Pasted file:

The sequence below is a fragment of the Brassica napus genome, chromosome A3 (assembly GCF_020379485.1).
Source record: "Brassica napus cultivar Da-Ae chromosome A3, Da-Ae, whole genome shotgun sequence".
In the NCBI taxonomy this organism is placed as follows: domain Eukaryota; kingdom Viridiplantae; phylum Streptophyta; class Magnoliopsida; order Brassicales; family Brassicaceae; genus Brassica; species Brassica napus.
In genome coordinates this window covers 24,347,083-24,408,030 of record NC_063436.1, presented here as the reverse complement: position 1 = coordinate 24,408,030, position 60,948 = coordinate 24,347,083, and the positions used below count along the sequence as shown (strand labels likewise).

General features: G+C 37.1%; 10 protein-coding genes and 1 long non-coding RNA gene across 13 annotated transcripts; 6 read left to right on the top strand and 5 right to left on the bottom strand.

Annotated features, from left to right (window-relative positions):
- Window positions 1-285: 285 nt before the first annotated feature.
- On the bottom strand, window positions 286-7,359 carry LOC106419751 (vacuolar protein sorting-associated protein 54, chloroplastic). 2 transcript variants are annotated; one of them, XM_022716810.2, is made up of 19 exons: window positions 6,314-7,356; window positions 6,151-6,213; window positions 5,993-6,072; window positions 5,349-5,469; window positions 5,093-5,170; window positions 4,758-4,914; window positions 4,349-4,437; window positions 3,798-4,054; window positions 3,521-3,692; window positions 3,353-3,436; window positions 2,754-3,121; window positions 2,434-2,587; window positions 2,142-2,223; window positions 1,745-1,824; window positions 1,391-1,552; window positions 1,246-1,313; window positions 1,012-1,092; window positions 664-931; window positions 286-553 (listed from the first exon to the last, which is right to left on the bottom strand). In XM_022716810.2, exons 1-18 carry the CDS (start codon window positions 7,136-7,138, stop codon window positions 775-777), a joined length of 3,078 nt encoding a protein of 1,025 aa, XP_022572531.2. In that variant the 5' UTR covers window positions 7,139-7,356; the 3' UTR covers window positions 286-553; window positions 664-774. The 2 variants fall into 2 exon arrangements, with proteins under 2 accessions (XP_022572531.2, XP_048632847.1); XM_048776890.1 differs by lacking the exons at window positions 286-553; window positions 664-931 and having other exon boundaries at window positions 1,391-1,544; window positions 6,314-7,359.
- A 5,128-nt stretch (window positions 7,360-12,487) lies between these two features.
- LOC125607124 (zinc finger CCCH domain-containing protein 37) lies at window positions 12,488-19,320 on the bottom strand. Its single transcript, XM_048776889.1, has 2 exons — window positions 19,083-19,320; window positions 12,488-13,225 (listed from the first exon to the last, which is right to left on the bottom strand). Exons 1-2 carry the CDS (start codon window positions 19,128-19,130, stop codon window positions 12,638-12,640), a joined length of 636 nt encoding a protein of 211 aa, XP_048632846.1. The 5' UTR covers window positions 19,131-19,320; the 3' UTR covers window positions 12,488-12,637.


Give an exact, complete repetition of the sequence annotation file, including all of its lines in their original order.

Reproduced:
The sequence below is a fragment of the Brassica napus genome, chromosome A3 (assembly GCF_020379485.1).
Source record: "Brassica napus cultivar Da-Ae chromosome A3, Da-Ae, whole genome shotgun sequence".
In the NCBI taxonomy this organism is placed as follows: domain Eukaryota; kingdom Viridiplantae; phylum Streptophyta; class Magnoliopsida; order Brassicales; family Brassicaceae; genus Brassica; species Brassica napus.
In genome coordinates this window covers 24,347,083-24,408,030 of record NC_063436.1, presented here as the reverse complement: position 1 = coordinate 24,408,030, position 60,948 = coordinate 24,347,083, and the positions used below count along the sequence as shown (strand labels likewise).

General features: G+C 37.1%; 10 protein-coding genes and 1 long non-coding RNA gene across 13 annotated transcripts; 6 read left to right on the top strand and 5 right to left on the bottom strand.

Annotated features, from left to right (window-relative positions):
- Window positions 1-285: 285 nt before the first annotated feature.
- On the bottom strand, window positions 286-7,359 carry LOC106419751 (vacuolar protein sorting-associated protein 54, chloroplastic). 2 transcript variants are annotated; one of them, XM_022716810.2, is made up of 19 exons: window positions 6,314-7,356; window positions 6,151-6,213; window positions 5,993-6,072; window positions 5,349-5,469; window positions 5,093-5,170; window positions 4,758-4,914; window positions 4,349-4,437; window positions 3,798-4,054; window positions 3,521-3,692; window positions 3,353-3,436; window positions 2,754-3,121; window positions 2,434-2,587; window positions 2,142-2,223; window positions 1,745-1,824; window positions 1,391-1,552; window positions 1,246-1,313; window positions 1,012-1,092; window positions 664-931; window positions 286-553 (listed from the first exon to the last, which is right to left on the bottom strand). In XM_022716810.2, exons 1-18 carry the CDS (start codon window positions 7,136-7,138, stop codon window positions 775-777), a joined length of 3,078 nt encoding a protein of 1,025 aa, XP_022572531.2. In that variant the 5' UTR covers window positions 7,139-7,356; the 3' UTR covers window positions 286-553; window positions 664-774. The 2 variants fall into 2 exon arrangements, with proteins under 2 accessions (XP_022572531.2, XP_048632847.1); XM_048776890.1 differs by lacking the exons at window positions 286-553; window positions 664-931 and having other exon boundaries at window positions 1,391-1,544; window positions 6,314-7,359.
- A 5,128-nt stretch (window positions 7,360-12,487) lies between these two features.
- LOC125607124 (zinc finger CCCH domain-containing protein 37) lies at window positions 12,488-19,320 on the bottom strand. Its single transcript, XM_048776889.1, has 2 exons — window positions 19,083-19,320; window positions 12,488-13,225 (listed from the first exon to the last, which is right to left on the bottom strand). Exons 1-2 carry the CDS (start codon window positions 19,128-19,130, stop codon window positions 12,638-12,640), a joined length of 636 nt encoding a protein of 211 aa, XP_048632846.1. The 5' UTR covers window positions 19,131-19,320; the 3' UTR covers window positions 12,488-12,637.